Letter to a Steam Buff

| July/August 1986

712 Chaps Road, Rio Rancho, NM 87124

This is a letter which Mr. Kestler wrote to a young steam friend, David Bennett of Prague, Oklahoma, which pertains to steam engines, some early engine shows and to some of the unusual individuals who pioneered this hobby. Mr. Kestler agreed to share this letter with our readers, as it might be of interest to all. Editor

Dear David,
Thanks for your letter of February 9th and the pictures of Kenneth Kelly's 1911 Case 75 and 8 bottom plow. The 75 looks like it has been nicely restored. Kelly's engine has 36' drivers like the Case 25 my father broke sod with at Haxtun, Colorado starting in 1914. I saw another Case 75 with 36' drivers at one of the Saskatoon shows. I am sending you a picture of Dad's engine pulling an 8 bottom sod breaker plow and disc. This was originally a post card picture mailed to my uncle on 6-29-15. He wrote on the card he 'had a little bad luck the other day and got my face scalded pretty bad'. He also wrote 'Here is a picture of the rig. Have plowed 1,000 acres. Have 1,500 to plow yet at $3.50 per acre'.

Even though side mounted engines were used for plowing, the rear mounted type was better built for such heavy draw bar work. The stub axles of the side mounted engines put more strain on the boiler. A few years later Dad replaced the Case with a 25-85 Nichols & Shepard rear mounted double cylinder engine which had heavier gears and draw bar. It was a better plow engine. The last Case 25 was made in 1909. Case made the 75 from 1910 through 1922. The Case 60 and 75 were lighter constructed engines made primarily to meet competition prices and for belt work. The rest of the Case engines had heavier gears, draw bars, etc. Dad's Case 25 draw bar was of light construction and extended at the top of the water tender above the rear step. It is noted that the draw bar on Kelley's Case 75 extends below the water tanks and appears to be much stronger. The Case 25 and 75 were originally rated for 8 plows. Caution should be used in pulling 8 plows with such 75 year old lap seam boilers. It is dangerous to expect the old lap seam and butt strap boilers to carry the same steam pressure and handle the same loads as when new. In this connection, reference is made to the article 'The Good Old Days' on page 10 of the March-April 1986 issue of the Iron-Men Album re: handling and taking care of engine boilers.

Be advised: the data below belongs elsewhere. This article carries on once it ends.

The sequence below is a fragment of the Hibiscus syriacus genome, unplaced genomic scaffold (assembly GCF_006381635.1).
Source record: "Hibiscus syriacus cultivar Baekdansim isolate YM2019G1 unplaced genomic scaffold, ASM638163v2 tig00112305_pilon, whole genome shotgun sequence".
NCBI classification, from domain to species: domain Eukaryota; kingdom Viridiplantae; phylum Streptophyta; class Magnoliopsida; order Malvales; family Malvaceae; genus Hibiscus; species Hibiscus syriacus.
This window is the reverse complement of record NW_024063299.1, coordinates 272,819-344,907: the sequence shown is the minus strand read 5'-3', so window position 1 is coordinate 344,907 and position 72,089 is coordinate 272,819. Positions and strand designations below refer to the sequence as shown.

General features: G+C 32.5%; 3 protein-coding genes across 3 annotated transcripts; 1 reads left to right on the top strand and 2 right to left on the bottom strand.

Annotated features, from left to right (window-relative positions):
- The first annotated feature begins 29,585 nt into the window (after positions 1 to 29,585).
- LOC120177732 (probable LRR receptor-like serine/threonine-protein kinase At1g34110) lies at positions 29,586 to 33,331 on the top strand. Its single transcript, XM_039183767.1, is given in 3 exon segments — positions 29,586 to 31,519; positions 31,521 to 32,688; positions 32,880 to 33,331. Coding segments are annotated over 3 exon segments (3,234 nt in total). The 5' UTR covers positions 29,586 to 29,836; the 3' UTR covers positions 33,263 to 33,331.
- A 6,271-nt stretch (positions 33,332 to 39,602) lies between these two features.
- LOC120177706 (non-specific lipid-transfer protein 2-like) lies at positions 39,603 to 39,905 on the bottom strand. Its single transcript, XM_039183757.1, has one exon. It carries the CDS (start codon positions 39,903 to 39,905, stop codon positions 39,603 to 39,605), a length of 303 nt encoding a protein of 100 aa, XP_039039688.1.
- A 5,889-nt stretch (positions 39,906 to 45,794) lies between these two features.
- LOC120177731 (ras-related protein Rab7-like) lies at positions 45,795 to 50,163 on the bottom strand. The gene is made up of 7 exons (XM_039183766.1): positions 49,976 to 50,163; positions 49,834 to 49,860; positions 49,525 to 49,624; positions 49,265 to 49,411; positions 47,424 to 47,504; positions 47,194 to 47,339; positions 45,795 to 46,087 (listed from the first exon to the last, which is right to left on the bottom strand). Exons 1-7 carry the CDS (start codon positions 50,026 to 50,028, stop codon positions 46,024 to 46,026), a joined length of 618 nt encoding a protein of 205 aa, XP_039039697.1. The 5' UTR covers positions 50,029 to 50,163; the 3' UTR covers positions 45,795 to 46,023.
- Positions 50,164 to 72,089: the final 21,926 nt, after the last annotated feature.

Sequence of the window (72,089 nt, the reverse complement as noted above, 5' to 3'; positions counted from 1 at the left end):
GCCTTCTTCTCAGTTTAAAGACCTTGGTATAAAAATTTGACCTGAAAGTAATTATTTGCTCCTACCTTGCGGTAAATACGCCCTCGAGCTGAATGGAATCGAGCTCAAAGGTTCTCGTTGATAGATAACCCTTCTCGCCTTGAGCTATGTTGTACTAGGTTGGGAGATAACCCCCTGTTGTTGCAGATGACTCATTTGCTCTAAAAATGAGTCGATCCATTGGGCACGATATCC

You and Dale Wolff as young men are lucky to have such a caring and good teacher conducting your steam school classes as Chady Atteberry. Chady is a real knowledgable steam man. Chady & Lyman Knapp should be able to tell interesting stories about the late E. C. McMillan 'Big Mac' of Hoisington, Kansas and the late Roy Kite of Bird City, Kansas since they knew them real well.

Without a doubt, I think most old timers will agree that Big Mac could handle a steam engine better than anyone. He knew everything in minute detail about a Case engine. To handle an engine on the steep Case incline like he did was an art. Big Mac spent his working years as an engineer on the Missouri Pacific RR. He and I carried on a running correspondence for 15 years before his death. He used to sign some of his letters 'McCase'. It's still a pleasure to go back and read some of his technical advice letters which I needed in rebuilding my engine. In 1953 when I was lucky enough to find a complete set of new gears for my Case 65, Big Mac bought my old bull gears for his engine. He was one of the first instigators in the revival of the steam traction engines. He was always one of the main attractions at any engine show he attended.


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